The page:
So, if you follow me on Twitter, you probably saw me flip my shit earlier today about Deadly Skies, a 2006 sci fi disaster movie about an asteroid on a collision course with Earth. Literally the only thing separating it from every other movie of its type is the fact that the main characters are a black woman and and a gay man.

It’s not super well-made, with some juvenile editing choices at times — and some shots that are framed the way a lot of my classmates in college would have framed them. The dialogue is often very bad. The first act moves too slowly; the third act, a little too fast.

But it’s comfortable. It takes the tropes of the genre and points directly at me and people like me, saying, “THESE ARE FOR YOU TOO.”

Hey everyone, just dropping by to leave a couple of links.

First of all, I’ve put up a new post on Patreon, so if you’re interested in paying me for all this nonsense, you can go do that and then read it. In it, I talk a little bit about Final Fantasy VII: Crisis Core and how excited I am about the analysis of it that I’m doing. It’s gay, guys. It’s so gay.

Also, #ComicsGate is still a thing, I guess. Because some people still think that comics were better when they were all about white dudes fighting the most uncontroversial supervillains, forever, and ever, and ever. Despite the fact that this prelapsarian, apolitical version of comics never existed anywhere except in their own heads.

Or, the insufficiency of binary feminist criticism in mutant discourse.

Richard Siken wrote the line history is a little man in a brown suit/trying to define a room he is outside of. A lot of the time, that’s how I feel about gender.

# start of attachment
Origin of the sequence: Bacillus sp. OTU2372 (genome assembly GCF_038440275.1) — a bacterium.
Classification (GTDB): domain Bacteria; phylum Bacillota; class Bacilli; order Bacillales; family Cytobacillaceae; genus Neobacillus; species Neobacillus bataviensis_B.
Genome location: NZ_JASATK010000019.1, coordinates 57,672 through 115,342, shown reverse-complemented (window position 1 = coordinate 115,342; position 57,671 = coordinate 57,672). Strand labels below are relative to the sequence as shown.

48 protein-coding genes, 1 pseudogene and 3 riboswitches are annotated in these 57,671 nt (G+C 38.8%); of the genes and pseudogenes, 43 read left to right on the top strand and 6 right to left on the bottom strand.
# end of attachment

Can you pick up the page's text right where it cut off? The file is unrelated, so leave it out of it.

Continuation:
Growing up assigned-female, I was drawn to the idea of being ‘not like other girls.’ I spent most of my time with boys, but reveled in not being one of them. I tested out binding and packing for years before my best friend bought me my first binder. I talked to trans men about drag, about whether it was okay for someone like me — then thinking I was a girl — to participate.

When I started wandering around the queerer parts of the internet — you know, the places where kids try out new names and pronouns and try to explain themselves with a language none of us were ever taught and half of us only halfway understand. Tumblr’s a big part of that, especially for me. While I still thought I was cis, someone said, anonymously, that they’d thought I was nonbinary.

For some reason — wink, nudge — that mattered to me. So I started to consider things. What did I do with the characters I liked? I made them trans. Usually, I made them nonbinary.

And I looked back, too, on the single most consequential figure in my queer youth: Mystique, as played by Rebecca Romijn. Mystique in her nakedness, her refusal to conform. Cis feminists, I’ve since learned, see her as a concession to the male gaze, using the subtly insidious “empowered naked lady” trope. It’s the trope people associate with any character with breasts who maybe, sometimes, shows them.